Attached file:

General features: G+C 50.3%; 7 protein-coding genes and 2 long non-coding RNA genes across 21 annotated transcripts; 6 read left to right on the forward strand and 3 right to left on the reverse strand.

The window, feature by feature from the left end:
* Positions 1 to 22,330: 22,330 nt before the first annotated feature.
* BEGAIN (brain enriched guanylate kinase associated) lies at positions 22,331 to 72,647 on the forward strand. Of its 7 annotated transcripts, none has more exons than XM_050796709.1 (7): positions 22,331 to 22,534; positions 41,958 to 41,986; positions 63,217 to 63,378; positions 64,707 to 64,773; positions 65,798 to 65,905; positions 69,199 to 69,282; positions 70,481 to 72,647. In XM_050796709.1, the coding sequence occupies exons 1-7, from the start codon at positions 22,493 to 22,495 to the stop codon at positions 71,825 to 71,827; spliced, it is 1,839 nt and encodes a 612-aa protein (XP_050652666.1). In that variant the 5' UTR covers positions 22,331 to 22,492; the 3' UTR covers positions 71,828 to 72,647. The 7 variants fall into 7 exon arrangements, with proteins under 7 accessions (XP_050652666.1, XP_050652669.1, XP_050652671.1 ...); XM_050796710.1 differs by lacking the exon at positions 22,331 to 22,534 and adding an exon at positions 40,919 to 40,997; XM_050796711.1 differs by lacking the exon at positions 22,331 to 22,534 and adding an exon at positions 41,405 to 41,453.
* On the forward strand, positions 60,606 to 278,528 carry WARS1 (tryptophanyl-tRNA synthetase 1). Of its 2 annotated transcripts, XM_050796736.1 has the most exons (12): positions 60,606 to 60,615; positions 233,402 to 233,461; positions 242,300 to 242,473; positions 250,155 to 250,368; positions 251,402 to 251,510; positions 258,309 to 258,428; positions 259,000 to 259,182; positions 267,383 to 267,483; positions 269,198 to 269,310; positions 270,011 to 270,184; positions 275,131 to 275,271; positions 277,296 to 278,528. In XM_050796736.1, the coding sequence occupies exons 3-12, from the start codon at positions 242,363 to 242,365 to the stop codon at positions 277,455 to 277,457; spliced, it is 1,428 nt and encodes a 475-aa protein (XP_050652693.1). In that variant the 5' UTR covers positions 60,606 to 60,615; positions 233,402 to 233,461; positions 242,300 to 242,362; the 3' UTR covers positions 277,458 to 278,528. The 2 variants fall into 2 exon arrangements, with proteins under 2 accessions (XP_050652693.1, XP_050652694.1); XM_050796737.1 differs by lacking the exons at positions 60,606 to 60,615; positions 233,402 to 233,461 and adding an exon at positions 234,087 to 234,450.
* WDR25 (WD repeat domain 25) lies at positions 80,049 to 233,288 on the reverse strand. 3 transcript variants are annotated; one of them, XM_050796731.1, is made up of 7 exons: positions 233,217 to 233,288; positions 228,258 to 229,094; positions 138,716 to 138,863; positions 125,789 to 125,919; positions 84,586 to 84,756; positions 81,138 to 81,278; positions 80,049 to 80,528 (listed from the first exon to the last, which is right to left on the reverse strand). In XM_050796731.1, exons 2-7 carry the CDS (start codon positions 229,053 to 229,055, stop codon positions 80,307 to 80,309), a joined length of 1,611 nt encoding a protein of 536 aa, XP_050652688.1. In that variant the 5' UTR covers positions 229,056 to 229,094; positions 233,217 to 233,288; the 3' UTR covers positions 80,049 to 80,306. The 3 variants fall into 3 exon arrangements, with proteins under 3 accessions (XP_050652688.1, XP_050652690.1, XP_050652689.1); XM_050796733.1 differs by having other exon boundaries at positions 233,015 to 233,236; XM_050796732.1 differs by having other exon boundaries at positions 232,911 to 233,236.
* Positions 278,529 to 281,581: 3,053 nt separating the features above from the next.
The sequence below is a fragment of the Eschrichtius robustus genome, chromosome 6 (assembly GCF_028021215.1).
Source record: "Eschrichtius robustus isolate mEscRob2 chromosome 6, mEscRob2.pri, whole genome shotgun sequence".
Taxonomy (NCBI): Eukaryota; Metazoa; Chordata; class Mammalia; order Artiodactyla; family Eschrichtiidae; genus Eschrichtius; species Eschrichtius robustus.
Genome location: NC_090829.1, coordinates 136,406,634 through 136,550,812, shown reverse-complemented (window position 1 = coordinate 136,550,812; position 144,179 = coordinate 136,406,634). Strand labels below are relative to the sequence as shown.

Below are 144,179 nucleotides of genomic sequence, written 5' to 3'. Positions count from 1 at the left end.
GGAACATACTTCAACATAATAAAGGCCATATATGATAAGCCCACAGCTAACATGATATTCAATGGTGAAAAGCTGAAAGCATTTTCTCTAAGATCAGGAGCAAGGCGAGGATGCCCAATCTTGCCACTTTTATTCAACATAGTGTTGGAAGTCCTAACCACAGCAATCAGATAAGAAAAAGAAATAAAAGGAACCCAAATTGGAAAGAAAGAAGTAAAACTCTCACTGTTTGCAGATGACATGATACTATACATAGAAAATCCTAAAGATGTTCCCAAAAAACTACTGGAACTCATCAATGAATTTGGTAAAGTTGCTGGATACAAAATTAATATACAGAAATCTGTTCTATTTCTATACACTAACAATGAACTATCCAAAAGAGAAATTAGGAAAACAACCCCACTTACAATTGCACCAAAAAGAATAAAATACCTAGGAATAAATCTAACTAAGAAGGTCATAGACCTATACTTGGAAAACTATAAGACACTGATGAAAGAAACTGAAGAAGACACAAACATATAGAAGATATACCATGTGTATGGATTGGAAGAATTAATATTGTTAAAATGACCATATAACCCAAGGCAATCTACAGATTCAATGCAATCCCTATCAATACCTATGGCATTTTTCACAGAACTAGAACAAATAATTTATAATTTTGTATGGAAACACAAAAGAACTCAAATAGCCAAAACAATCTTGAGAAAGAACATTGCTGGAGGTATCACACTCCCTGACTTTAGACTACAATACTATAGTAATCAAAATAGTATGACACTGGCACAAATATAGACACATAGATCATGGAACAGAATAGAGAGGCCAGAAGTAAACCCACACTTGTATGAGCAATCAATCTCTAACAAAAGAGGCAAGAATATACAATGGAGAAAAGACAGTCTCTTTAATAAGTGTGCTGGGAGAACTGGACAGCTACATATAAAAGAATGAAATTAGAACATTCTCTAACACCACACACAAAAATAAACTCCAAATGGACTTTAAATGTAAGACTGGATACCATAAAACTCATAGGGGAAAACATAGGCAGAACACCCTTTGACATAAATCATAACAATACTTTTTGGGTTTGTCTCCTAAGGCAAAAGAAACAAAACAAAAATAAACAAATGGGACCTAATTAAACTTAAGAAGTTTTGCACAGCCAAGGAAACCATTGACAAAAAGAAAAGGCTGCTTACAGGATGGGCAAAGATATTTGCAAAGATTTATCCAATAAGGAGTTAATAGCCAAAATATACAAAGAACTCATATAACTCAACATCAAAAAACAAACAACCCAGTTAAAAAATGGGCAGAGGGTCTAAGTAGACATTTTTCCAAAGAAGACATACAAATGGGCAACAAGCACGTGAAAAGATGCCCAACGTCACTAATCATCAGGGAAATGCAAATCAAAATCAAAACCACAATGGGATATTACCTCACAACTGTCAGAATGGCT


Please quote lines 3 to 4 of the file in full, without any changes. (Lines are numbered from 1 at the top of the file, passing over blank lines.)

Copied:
* Positions 1 to 22,330: 22,330 nt before the first annotated feature.
* BEGAIN (brain enriched guanylate kinase associated) lies at positions 22,331 to 72,647 on the forward strand. Of its 7 annotated transcripts, none has more exons than XM_050796709.1 (7): positions 22,331 to 22,534; positions 41,958 to 41,986; positions 63,217 to 63,378; positions 64,707 to 64,773; positions 65,798 to 65,905; positions 69,199 to 69,282; positions 70,481 to 72,647. In XM_050796709.1, the coding sequence occupies exons 1-7, from the start codon at positions 22,493 to 22,495 to the stop codon at positions 71,825 to 71,827; spliced, it is 1,839 nt and encodes a 612-aa protein (XP_050652666.1). In that variant the 5' UTR covers positions 22,331 to 22,492; the 3' UTR covers positions 71,828 to 72,647. The 7 variants fall into 7 exon arrangements, with proteins under 7 accessions (XP_050652666.1, XP_050652669.1, XP_050652671.1 ...); XM_050796710.1 differs by lacking the exon at positions 22,331 to 22,534 and adding an exon at positions 40,919 to 40,997; XM_050796711.1 differs by lacking the exon at positions 22,331 to 22,534 and adding an exon at positions 41,405 to 41,453.